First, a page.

File photo Education professionals with a range of backgrounds discussed current needs and strengths of local institutions at a May 2 conference in Medford.
School and industry professionals gather for focus groups, individual discussions
Representatives from Rogue Community College, Southern Oregon University and the Oregon Institute of Technology convened last week with community members to talk about “the challenges and successes of higher education.”
The conversations, derived in part from a team of researchers with the National Center for Higher Education Management Systems (NCHEMS), will be used, according to a press release, to form a “comprehensive higher education landscape map” to help everyone from lawmakers to post-secondary learning consultants make decisions on “effective future planning and pathways.”
These details come from a release from RCC, which announced the May 2 meeting, held at the SOU / RCC Higher Education Center. The event was “a research study being conducted by state organizations,” according to Julie Raefield, public information officer for RCC.
In the release, RCC President Cathy Kemper-Pelle called the meeting an “outstanding opportunity to discuss the intersections between education, employment and student challenges.”
“This forum explored meaningful topics for planning, legislative advocacy, and local action,” she said. “I truly appreciate the broad participation by all constituents in this important dialogue.”
That dialogue occurred in two ways. One was via NCHEMS researchers, who “posed in-depth questions” to event participants on “the higher education efforts underway” at RCC, SOU and ILO.
After that, roundtable discussions took place regarding changes to regional economies and “what changes need to be made in higher education to address those changes,” according to the release.
Brian Prescott, vice president for NCHEMS, said what his organization did in Medford is related to what it is doing throughout Oregon, gathering input from several groups related to the way in which public postsecondary education is organized, funded, and otherwise operated to meet state and student needs and to reduce equity.
“We intentionally traveled through the state to try to better appreciate regional differences so that anything that goes forward reflects those differences,” Prescott wrote in an email.
SOU President Rick Bailey, who is a newcomer to the state and has only been in office since January, was supportive of the effort.
“In my opinion and in my experience in higher education, I can say with confidence that every single good thing and every single success that we’ve enjoyed came because we’ve partnered with someone else,” Bailey said. “To me, all of the challenges and things that we are all facing, the answer has to be collaboration.”
The new SOU president said he learned as much from hearing his higher education counterparts as he did from NCHEMS representatives
“The take-away for me is a real opportunity in how we as institutions communicate with prospective students, particularly those under-represented in higher education – and that involves a careful exploration of the current bureaucracy that exists between stakeholders,” Bailey said. . “When we can navigate that – and even alter it – in ways that improve communication, we can do incredible things together.”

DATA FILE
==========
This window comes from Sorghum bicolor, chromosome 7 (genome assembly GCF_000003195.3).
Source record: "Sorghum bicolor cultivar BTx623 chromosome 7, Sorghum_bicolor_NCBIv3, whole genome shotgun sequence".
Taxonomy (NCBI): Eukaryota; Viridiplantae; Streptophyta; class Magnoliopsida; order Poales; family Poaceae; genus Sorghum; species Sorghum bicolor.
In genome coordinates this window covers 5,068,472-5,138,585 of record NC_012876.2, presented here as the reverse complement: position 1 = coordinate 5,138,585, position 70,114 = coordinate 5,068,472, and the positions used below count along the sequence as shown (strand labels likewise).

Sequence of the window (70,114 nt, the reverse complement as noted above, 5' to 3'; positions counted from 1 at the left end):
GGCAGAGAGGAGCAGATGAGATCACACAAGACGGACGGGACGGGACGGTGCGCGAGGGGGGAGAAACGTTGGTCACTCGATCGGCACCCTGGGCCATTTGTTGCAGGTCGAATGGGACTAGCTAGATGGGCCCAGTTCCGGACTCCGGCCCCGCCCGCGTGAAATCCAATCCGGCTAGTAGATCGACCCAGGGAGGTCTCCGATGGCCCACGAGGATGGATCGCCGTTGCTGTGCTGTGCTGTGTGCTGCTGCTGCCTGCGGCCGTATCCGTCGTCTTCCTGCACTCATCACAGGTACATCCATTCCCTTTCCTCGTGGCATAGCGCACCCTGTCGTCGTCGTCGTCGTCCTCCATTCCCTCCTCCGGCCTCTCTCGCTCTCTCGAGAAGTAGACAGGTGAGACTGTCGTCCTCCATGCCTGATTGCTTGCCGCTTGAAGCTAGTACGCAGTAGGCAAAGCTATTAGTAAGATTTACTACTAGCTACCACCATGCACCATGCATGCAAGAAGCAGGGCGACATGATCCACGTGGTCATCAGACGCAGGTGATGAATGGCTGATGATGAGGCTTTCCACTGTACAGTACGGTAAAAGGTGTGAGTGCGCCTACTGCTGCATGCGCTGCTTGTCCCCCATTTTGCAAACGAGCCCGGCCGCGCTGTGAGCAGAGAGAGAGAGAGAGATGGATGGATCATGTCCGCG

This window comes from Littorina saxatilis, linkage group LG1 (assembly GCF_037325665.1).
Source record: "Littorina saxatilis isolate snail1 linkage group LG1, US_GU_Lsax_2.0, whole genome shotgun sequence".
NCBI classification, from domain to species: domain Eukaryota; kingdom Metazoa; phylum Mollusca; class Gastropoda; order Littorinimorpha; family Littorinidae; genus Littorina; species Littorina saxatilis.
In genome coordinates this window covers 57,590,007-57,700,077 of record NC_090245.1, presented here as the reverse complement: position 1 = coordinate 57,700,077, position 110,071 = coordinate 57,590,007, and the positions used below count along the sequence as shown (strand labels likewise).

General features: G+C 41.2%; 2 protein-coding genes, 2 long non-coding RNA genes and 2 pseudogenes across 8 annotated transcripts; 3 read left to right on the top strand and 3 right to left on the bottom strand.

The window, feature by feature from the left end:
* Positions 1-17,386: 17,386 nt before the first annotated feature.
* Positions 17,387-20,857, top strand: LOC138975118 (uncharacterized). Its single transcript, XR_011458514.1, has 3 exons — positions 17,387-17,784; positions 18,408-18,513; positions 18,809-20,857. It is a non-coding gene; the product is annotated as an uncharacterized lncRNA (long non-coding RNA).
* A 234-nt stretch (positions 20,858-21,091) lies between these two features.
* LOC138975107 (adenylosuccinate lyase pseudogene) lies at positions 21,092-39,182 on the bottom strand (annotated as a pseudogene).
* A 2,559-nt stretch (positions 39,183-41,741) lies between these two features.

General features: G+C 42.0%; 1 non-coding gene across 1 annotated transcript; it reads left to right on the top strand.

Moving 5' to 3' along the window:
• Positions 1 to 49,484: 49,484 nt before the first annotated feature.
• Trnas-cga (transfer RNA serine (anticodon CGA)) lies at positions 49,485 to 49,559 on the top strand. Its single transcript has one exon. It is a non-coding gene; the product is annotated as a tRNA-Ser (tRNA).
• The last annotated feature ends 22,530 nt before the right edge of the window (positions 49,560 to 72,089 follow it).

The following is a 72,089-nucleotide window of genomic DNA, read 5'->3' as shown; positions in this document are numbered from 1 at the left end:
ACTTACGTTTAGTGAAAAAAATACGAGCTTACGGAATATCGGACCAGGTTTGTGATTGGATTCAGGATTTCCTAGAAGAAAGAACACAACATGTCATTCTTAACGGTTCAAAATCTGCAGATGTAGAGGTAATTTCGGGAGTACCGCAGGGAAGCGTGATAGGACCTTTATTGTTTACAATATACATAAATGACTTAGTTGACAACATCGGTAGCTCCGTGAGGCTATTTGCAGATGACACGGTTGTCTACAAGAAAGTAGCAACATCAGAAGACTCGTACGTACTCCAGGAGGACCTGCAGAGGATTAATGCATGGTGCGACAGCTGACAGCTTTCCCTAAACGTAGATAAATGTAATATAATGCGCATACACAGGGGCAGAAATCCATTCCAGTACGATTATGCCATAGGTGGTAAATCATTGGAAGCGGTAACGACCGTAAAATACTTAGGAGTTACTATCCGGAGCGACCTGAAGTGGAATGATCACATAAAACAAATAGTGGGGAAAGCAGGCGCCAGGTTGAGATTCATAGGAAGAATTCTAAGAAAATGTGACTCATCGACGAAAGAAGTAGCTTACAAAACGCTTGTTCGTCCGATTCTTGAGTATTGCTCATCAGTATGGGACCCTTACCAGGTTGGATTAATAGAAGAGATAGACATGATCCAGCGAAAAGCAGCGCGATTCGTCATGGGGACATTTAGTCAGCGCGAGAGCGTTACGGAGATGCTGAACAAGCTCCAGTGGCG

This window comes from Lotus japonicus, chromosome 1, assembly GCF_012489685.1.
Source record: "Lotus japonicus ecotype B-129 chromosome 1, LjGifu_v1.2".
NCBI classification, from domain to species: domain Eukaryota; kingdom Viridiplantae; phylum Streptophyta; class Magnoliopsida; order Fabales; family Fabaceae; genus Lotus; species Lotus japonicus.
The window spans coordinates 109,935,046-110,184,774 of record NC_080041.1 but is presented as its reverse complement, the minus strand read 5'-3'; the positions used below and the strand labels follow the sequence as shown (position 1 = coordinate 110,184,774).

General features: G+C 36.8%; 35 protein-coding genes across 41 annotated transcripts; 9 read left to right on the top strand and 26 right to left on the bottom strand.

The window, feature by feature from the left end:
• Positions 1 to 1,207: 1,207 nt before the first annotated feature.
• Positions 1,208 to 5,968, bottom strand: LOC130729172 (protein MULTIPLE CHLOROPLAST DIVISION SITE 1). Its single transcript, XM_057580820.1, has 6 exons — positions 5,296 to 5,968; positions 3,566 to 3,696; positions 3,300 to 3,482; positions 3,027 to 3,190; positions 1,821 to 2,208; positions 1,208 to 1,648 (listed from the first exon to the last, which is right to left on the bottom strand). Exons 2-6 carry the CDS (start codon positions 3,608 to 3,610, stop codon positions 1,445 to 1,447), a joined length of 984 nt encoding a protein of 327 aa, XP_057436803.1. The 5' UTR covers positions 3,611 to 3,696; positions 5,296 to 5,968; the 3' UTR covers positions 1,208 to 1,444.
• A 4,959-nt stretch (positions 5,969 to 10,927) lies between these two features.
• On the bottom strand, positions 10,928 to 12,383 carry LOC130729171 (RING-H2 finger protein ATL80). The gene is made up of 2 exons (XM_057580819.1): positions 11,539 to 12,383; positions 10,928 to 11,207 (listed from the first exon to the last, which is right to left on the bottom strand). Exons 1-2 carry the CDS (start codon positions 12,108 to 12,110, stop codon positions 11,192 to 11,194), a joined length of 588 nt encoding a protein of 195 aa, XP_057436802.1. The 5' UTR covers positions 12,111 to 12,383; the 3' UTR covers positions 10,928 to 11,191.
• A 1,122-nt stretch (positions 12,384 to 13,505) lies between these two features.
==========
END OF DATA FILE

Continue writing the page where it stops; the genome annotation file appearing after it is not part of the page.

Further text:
Representatives from regional social service organizations and K-12 superintendents, such as Medford’s Brent Champion, attended and spoke at the conference.
“I’m a big believer that our systems are stronger when we are aligned together, and so, I wanted to offer my voice and support,” Champion said. “We’re always looking for ways to strengthen our partnerships across the valley.”
Champion noted the RCC, SOU, ILO event was different from most conferences he has attended, particularly because it had a focus group component, in which he participated.
“The folks in the focus group just talked about the specific needs in our community. We have a need for diesel mechanics; we have a need for surgery technicians; we have a need for nurses; a need for teachers – there were no surprises in that, ”the superintendent said. “This is something we have been working on as a community for some time.”
Champion shared with the focus group that students who take dual-enrollment courses in high school that aren’t guaranteed to be recognized all over Oregon because the state’s higher education institutions might have different course numbers for some courses.
“It doesn’t align and makes things more complicated,” Champion said. “I use that as a very simple example that if we can get those things in alignment, how much more powerful it will be for our students to make choices across the state.”
“I always appreciate what the community needs – that’s critical for us in the Medford School District,” Champion said. “The great news is, we have our ears to the ground regularly, so there were no surprises. Still, it’s nice to know. ”
Representatives and CEOs from sectors ranging from regional healthcare to manufacturing were among the over 100 participants in attendance.
Reach reporter Kevin Opsahl at 541-776-4476 or firstname.lastname@example.org. Follow him on Twitter @KevJourno.